The Jakarta Post
For almost the last eight years, Mairia, 33, has been living with her four children in a 3-by-4 meter room since the Indian Ocean tsunami swept her house away on Dec. 26, 2004.
There was only a dirty mattress and kitchenware scattered on the floor.
'This is where we've lived since 2005. It hasn't changed much since we first started living in this shelter,' Mairia said.
Mairia's family is one 28 families living in evacuation shelters provided for the 2004 tsunami victims in the Ulee Lheue Beach area in Banda Aceh.
Two elevated-style shelters were erected in the area to accommodate dozens of tsunami victims.
Years after the catastrophic disaster, the supposed-to-be temporary shelters, which have been partly damaged, are still used by the victims.
'We have no choice but to stay here because we have yet to receive new housing from the government,' Mairia, whose husband died around four months ago, went on.
Mairia said the government had promised her a new house, but had yet to see the promise fulfilled.
Coordinator of the Ulee Lheue shelters, Andi, confirmed the situation. The evacuees are Ulee Lheue fishermen whose land was swept away by the tsunami.
Andi said that the local administration and several NGOs had aimed to build new housing for the unfortunate residents, but there was no land to build on.
'If we had land, the problem would've have been resolved years ago,' Andi said.
He said the administration had planned to relocate the residents to other regions, but they rejected the idea as the proposed area of relocation was far from the sea, while the villagers relied on fishing as their only source of income.
'The administration later decided to relocate us to a region near the beach, but when it was time for us to move [to the new housing], the houses had already been taken by other people. So we chose to go back to the shelters,' Andi went on.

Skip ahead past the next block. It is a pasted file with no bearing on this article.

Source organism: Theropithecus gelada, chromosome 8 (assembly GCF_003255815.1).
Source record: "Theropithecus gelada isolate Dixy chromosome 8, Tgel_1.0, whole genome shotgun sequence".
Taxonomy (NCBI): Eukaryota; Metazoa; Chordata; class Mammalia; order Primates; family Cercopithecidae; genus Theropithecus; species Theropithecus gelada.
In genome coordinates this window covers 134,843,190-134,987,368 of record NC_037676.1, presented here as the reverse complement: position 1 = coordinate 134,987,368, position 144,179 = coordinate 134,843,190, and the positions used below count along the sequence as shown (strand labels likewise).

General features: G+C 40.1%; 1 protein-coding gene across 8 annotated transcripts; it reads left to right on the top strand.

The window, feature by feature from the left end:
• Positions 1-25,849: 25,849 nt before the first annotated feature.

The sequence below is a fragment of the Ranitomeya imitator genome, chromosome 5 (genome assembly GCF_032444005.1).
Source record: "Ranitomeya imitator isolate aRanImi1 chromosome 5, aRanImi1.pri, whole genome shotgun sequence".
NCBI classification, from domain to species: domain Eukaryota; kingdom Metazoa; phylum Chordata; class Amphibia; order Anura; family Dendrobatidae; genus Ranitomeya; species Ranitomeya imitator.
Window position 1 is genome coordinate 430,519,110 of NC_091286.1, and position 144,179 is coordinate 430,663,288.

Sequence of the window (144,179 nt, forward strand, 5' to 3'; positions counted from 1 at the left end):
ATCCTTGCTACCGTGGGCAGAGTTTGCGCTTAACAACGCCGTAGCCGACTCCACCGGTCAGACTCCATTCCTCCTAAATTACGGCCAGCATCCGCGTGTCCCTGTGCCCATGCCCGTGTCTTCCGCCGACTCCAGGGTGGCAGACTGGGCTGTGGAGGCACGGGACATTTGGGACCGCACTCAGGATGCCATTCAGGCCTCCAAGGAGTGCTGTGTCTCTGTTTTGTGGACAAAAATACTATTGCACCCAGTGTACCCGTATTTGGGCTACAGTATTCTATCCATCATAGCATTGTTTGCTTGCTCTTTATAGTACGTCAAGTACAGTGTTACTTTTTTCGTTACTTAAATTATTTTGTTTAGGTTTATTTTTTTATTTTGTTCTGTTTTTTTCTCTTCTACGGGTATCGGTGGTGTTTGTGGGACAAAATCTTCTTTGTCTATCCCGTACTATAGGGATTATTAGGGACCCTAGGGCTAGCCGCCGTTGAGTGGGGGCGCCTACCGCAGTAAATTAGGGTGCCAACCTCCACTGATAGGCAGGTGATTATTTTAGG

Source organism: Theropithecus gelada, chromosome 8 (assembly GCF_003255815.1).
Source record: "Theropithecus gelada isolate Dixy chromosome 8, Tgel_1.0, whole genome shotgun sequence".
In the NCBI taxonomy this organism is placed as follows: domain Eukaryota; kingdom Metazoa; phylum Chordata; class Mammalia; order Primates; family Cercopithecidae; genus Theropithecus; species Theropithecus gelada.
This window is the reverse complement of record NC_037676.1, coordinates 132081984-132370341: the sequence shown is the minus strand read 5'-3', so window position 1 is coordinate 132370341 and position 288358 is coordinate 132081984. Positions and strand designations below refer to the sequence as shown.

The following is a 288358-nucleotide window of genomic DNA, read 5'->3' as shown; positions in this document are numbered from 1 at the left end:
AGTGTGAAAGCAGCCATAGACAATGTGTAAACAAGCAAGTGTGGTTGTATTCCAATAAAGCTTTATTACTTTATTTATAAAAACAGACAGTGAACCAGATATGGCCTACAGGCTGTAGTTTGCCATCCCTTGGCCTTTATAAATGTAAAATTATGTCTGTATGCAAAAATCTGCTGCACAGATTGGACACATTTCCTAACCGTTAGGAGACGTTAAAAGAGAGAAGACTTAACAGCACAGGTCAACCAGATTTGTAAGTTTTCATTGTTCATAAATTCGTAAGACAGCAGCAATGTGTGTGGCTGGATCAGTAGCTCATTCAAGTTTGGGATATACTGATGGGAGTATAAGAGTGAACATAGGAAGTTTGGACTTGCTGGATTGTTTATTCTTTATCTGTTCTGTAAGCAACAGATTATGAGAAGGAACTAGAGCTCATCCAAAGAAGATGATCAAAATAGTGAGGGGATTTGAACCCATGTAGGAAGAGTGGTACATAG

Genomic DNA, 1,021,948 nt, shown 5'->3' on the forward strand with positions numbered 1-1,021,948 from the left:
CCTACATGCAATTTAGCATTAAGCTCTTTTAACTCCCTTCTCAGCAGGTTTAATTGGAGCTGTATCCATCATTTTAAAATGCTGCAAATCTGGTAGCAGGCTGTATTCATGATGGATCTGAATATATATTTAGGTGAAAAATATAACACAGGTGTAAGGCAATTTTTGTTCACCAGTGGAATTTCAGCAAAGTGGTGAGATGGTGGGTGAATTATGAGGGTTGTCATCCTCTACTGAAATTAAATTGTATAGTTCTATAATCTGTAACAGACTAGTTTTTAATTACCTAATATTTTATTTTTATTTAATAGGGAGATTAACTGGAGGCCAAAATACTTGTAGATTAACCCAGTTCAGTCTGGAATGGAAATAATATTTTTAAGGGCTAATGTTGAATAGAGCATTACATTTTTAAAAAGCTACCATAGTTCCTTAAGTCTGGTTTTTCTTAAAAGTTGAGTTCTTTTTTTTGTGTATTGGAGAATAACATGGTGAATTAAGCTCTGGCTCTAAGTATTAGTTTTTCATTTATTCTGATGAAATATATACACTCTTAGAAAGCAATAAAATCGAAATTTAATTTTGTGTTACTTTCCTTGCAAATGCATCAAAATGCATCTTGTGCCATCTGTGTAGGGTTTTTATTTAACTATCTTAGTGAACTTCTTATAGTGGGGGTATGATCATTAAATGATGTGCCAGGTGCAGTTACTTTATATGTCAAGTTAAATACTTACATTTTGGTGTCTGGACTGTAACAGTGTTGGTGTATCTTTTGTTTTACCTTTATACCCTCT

The 2004 tsunami swept up to 6 kilometers inland over the shorelines of Aceh and surrounding islands. The disaster claimed the lives of more than 126,000 people in Aceh.
Some 500,000 survivors lost their homes, while as many as 750,000 people lost their livelihoods.
In all, the tsunami resulted in the deaths of about 230,000 people in 13 Indian Ocean countries, including Thailand, Sri Lanka and India.
Following the devastating tsunami, and the Nias earthquake in March 2005, the government established the Agency for the Rehabilitation and Reconstruction of Aceh and Nias (BRR NAD-Nias) in April 2005, which was in charge of coordinating and implementing recovery programs.
The BRR service in Aceh and Nias came to an end in 2009.
According to data from the BRR, during its four-year mandate, the agency managed to build 140,000 houses, 3,600 kilometers of roads, 12 airports or airstrips, 20 seaports, around 1,500 schools ' including training units for 39,000 teachers ' more than 1,100 healthcare centers and 987 government buildings.
Many tsunami victims, however, accused the agency of failing to disburse funds promised to them so they could rebuild homes destroyed by the 2004 tsunami.
The victims said they had been waiting for years but had yet to receive any money.
Meanwhile, commenting on the Ulee Lheue issue, Banda Aceh Deputy Mayor Illiza Saaduddin Djamal said the city administration had tried to find a solution for the 28 remaining evacuees to get proper housing.
'We are trying to provide housing for them, but they are required to have land. Because the Banda Aceh administration has no land-provision program [for residents],' said Illiza.
'If they don't have land, they can actually rent low-cost apartments provided by the administration so they can live a decent life,' Illiza added.
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